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Rights Group Urges Nigeria's Government to Rescue Captured Girls


Borno state governor Kashim Shettima, center, visits the secondary school Chibok, were gunmen abducted more than 200 students in Chibok, Nigeria, April, 21. 2014.

Borno state governor Kashim Shettima, center, visits the secondary school Chibok, were gunmen abducted more than 200 students in Chibok, Nigeria, April, 21. 2014.

A human rights group is urging Nigeria's government to do more to rescue the many teenage girls who are still missing after being abducted last week by Islamist extremists.

A member of the group Baobab for Women's Human Rights, Hajiya Aishatu Ngulde, said Nigerian President Goodluck Jonathan should mobilize military planes to search for the girls.

Parents and school officials say as many as 230 girls are still missing, after being abducted from the Chibok secondary school in the country's northeast. Only 43 have been able to escape on their own.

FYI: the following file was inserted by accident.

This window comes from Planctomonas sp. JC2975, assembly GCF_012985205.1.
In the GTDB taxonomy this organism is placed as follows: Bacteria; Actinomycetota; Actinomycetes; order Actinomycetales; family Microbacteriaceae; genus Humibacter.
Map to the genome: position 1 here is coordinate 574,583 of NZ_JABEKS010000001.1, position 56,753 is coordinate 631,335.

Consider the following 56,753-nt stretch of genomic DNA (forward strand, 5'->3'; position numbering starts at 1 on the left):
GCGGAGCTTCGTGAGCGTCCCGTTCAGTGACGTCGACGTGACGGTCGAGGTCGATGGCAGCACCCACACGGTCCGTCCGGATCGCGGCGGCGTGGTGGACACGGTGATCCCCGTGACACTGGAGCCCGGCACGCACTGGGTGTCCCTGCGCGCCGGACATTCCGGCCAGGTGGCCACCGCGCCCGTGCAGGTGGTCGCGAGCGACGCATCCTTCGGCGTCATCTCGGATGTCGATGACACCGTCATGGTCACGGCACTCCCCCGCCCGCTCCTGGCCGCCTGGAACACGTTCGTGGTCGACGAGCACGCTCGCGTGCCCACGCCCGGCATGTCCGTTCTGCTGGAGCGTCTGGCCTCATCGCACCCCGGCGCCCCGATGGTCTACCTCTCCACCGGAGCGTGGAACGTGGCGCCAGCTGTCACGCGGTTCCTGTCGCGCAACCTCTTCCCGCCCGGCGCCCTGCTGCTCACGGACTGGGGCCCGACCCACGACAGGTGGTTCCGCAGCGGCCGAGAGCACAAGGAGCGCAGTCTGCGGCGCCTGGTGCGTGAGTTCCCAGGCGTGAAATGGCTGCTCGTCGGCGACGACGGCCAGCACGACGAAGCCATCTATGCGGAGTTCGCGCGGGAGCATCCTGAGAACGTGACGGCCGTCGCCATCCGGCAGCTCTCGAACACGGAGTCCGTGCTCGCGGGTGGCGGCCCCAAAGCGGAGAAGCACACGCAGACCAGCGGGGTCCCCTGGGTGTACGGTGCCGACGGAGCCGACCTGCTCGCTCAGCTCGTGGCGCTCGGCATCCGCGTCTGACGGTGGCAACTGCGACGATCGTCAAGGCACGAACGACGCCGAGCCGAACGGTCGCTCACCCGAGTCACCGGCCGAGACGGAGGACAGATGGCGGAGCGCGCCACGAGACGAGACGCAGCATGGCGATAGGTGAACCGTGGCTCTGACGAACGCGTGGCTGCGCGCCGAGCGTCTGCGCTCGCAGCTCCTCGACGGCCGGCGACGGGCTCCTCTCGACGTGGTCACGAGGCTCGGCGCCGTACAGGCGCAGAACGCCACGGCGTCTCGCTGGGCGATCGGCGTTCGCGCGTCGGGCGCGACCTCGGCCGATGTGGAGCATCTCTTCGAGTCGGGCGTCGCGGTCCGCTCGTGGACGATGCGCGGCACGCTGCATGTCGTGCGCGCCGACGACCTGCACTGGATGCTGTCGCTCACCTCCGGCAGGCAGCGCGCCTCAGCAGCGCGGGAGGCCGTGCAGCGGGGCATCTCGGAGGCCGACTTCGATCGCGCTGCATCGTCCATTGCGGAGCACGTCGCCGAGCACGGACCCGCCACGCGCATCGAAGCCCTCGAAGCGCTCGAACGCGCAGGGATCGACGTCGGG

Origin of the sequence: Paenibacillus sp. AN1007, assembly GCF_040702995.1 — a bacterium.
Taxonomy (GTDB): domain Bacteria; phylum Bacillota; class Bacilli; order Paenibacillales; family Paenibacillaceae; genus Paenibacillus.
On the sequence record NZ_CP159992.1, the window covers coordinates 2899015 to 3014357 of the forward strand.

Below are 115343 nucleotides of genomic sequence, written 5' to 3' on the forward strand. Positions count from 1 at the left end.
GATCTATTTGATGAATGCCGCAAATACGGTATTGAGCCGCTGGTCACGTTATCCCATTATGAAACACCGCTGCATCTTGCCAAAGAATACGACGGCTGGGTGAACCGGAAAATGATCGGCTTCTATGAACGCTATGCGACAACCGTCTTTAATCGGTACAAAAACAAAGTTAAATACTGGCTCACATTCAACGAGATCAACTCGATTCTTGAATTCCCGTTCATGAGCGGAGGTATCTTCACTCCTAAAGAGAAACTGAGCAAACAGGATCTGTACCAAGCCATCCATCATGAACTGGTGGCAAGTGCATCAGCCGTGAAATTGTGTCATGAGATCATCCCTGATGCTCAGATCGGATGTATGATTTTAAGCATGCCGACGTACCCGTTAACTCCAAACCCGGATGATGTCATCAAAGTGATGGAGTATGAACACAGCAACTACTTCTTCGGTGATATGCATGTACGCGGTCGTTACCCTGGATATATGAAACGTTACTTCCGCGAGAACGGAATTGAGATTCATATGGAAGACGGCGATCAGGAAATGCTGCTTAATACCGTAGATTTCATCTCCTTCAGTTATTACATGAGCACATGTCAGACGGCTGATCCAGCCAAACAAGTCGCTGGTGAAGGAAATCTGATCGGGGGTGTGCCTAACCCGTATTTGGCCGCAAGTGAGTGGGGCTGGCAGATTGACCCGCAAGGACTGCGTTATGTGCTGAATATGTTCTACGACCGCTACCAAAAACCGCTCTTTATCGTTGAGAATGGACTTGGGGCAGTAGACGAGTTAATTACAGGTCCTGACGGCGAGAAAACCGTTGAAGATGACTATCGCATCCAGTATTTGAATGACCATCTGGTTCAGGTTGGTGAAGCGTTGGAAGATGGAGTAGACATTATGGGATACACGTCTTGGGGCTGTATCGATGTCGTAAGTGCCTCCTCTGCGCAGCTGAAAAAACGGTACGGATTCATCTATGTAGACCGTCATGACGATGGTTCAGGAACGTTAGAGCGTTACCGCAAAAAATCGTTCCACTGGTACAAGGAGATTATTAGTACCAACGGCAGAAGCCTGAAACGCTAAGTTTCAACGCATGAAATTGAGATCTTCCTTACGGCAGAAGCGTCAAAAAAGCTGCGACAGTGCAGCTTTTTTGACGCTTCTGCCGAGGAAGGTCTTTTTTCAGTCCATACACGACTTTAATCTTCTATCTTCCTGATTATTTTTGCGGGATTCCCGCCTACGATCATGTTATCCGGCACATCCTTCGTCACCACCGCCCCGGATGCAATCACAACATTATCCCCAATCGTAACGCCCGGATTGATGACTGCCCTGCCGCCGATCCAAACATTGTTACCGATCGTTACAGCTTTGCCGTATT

Authorities originally said 129 girls were kidnapped in the incident, and that 52 had escaped.

The girls are believed to be held in a forested area near the Cameroonian border.

There have been no claims of responsibility. But the kidnappings are believed to have been carried out by the Islamist extremist group Boko Haram, which has been abducting young women for use as servants, spies and even "wives."

Residents from Chibok and Nigeria's military have organized separate search efforts for the abducted girls.

Boko Haram's name means "Western education is a sin." The group wants to impose strict Islamic law on northern Nigeria and is blamed for many attacks and thousands of deaths since launching an insurgency in 2009.
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